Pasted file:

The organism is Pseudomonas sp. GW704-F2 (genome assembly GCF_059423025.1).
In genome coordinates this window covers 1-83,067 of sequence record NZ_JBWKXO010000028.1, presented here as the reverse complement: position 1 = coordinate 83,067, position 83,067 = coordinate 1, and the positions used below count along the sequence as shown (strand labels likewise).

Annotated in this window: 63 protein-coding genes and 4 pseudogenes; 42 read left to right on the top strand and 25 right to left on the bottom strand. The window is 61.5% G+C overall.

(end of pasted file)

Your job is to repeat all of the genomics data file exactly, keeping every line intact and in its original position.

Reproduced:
The organism is Pseudomonas sp. GW704-F2 (genome assembly GCF_059423025.1).
In genome coordinates this window covers 1-83,067 of sequence record NZ_JBWKXO010000028.1, presented here as the reverse complement: position 1 = coordinate 83,067, position 83,067 = coordinate 1, and the positions used below count along the sequence as shown (strand labels likewise).

Annotated in this window: 63 protein-coding genes and 4 pseudogenes; 42 read left to right on the top strand and 25 right to left on the bottom strand. The window is 61.5% G+C overall.